New for 2011

2010 was quite an eventful year for SMR: Our cover got a new look, we published a special issue on sequence analysis, welcomed new members to the Editorial Board, and, most important, launched the SMR blog.

Thompson-Reuters released the 2009 Journal Citation Reports, and SMR had a very strong showing. For 2010, Thompson-Reuters introduced the 5-year impact factor, a major improvement over its previous measure which was overly sensitive to short term changes. Sociological Methods & Research ranked #4 among top sociology journals according to the new measurement, just behind ARSAJS and ASR. In addition, SMR is #5 among social science methods journals.

2011 so far seems to be just as promising!

Beginning with the February issue (SMR 40.1), the journal will be about 20% longer. Sage Publications increased SMR’s page budget to accommodate our steadily increasing submission volume, and we look forward to publishing accepted papers much more quickly than in previous years. We are committed to prepublication with Online First which extends the window for determining an article’s impact while awaiting publication, and we encourage everyone to sign up for email alerts to be notified of new articles as they become available. There are other email alerts users can sign up for as well as several RSS feeds. With prepublication through Sage and the blog, SMR will be publishing between quarters, so please check back often.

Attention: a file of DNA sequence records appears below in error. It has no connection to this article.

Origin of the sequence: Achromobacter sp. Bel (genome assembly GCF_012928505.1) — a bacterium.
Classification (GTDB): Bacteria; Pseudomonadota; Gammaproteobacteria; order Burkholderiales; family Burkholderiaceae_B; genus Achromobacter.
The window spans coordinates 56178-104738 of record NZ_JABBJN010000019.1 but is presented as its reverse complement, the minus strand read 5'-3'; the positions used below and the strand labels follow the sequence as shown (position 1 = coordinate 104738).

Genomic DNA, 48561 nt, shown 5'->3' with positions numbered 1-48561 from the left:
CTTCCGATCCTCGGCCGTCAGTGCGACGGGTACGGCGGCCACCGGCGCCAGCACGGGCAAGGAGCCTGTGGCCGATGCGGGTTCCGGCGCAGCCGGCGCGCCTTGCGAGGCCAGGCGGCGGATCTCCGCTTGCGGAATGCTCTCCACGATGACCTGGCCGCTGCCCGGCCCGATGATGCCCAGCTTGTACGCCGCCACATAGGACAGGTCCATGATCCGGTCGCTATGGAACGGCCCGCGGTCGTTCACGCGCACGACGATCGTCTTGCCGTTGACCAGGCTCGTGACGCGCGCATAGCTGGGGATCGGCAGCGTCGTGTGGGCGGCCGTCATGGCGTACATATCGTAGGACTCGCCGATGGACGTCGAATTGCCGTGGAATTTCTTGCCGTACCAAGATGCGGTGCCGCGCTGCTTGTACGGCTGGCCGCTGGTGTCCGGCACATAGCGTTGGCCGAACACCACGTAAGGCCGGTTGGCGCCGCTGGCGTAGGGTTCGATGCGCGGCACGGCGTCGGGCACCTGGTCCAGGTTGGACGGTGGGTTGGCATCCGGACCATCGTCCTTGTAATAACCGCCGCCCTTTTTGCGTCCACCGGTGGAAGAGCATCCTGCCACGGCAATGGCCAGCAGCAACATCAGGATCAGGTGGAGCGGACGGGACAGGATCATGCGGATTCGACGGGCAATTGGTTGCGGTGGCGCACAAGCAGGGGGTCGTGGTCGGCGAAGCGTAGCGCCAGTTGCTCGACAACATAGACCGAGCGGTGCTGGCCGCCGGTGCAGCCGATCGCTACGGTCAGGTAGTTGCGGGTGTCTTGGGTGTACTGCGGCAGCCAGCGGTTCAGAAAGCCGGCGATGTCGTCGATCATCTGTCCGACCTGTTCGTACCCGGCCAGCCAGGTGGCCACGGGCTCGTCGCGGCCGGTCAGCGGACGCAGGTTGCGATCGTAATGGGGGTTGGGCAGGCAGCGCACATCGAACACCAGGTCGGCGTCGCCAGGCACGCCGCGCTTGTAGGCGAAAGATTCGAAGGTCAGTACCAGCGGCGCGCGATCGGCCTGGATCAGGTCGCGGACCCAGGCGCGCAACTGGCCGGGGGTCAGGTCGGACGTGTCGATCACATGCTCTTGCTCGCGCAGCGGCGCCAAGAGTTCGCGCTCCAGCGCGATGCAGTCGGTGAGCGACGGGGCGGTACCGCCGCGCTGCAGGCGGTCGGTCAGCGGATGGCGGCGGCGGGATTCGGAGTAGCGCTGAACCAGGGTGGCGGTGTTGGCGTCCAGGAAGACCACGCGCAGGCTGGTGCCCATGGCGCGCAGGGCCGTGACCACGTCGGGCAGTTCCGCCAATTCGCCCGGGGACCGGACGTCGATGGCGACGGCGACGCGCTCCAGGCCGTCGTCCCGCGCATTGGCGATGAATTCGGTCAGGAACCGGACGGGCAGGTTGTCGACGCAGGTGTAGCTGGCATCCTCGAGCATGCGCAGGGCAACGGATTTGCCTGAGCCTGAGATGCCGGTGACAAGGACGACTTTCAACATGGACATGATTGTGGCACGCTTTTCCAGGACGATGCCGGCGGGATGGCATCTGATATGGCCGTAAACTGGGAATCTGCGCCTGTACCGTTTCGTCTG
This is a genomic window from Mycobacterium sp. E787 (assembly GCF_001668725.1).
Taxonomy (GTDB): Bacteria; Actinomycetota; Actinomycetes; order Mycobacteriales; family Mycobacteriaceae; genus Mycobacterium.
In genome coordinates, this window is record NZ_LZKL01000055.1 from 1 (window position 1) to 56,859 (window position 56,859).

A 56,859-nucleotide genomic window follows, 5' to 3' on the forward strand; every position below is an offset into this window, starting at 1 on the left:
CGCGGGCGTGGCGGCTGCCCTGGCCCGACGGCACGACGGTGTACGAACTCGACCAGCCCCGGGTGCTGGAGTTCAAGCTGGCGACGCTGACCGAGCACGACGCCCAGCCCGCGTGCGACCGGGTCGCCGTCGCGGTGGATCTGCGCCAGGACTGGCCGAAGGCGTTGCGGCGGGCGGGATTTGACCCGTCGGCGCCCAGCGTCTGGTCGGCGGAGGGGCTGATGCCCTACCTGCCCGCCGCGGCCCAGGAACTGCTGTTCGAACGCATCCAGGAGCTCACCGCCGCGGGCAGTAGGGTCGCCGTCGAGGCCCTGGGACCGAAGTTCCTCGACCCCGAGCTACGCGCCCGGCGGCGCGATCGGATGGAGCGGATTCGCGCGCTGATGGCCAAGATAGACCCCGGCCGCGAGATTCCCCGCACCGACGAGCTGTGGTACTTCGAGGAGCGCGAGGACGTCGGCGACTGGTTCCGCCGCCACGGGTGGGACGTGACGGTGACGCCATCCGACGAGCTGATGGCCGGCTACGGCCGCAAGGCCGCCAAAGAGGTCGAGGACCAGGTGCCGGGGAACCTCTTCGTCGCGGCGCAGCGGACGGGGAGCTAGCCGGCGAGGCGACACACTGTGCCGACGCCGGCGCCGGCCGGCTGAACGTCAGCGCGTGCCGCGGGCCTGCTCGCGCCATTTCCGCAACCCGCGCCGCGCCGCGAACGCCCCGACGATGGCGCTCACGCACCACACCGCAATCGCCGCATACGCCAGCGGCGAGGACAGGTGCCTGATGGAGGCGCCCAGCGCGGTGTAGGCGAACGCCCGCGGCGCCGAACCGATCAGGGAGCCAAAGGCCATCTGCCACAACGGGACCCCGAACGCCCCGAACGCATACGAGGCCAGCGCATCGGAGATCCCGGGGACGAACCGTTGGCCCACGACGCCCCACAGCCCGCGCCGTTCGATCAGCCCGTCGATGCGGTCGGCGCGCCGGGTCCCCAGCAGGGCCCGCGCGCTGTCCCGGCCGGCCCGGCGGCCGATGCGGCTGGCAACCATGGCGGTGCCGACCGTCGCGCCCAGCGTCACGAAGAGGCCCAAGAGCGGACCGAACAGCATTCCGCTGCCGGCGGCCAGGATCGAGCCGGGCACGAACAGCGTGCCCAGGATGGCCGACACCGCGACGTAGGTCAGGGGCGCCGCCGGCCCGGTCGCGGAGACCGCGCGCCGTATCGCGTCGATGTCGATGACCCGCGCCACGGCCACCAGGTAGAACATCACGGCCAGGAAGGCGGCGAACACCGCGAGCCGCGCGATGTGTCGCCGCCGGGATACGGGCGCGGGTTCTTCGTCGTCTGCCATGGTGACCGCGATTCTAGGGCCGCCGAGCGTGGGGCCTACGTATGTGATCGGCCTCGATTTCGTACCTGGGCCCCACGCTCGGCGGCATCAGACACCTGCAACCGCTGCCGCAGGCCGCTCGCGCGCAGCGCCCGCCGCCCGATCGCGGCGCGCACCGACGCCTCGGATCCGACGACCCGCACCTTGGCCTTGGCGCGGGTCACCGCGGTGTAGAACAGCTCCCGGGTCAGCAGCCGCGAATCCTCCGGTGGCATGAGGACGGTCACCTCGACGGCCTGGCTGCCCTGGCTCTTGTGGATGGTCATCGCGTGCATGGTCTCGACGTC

This is an exciting moment for scholarly publishing and we are continuing to explore ways to give SMR contributions increased visibility including this blog, tools like twitter, pubget, reddit, and researchblogging. So far these technologies have obviously brought SMR content to a new network of readers and scholars: yesterday was our second busiest day on the blog since we launched in May. We posted 7 new articles, (not including the editorial on the 40th anniversary) and got 195 unique visits (our launch day on May 21st brought 264). With the posts being further disseminated via twitter and researchblogging, these articles are already off to a great start! For example, Body Mass Index and Physical Attractiveness: Evidence From a Combination Image-Alteration/List Experiment, (Conley, D., & McCabe, B., 2011) has already been viewed 33 times (and presumably downloaded, thanks to Sage providing open access through June) although it will not be available in print until next month. Others including The Effects of Asking Filter Questions in Interleafed Versus Grouped Format (Kreuter, F., McCulloch, S., Presser, S., & Tourangeau, R. 2011) and Two Algorithms for Relaxed Structural Balance Partitioning: Linking Theory, Models, and Data to Understand Social Network Phenomena (Brusco, M., Doreian, P., Mrvar, A., & Steinley, D. 2011), just to name a couple of them, have also received a healthy number on of visits on researchblogging after less than 2 days online. It seems interest in SMR research is broader than we could have predicted before these platforms became available.

This year also marks SMR’s 40th year of publication! The February 2011 issue features a look back at SMR’s history as well as its top cited articles by decade. These articles represent an interesting and incredibly diverse group of publications. We look forward to future decades of publishing the very best methods contributions and continuing to expand opportunities for increased intellectual exchange. Please feel free to contact us with your ideas and feedback. We look forward to your participation, and congratulations to all our authors and reviewers!

Sincerely,

Chris Winship

Editor, Sociological Methods & Research

Follow chris_winship on Twitter


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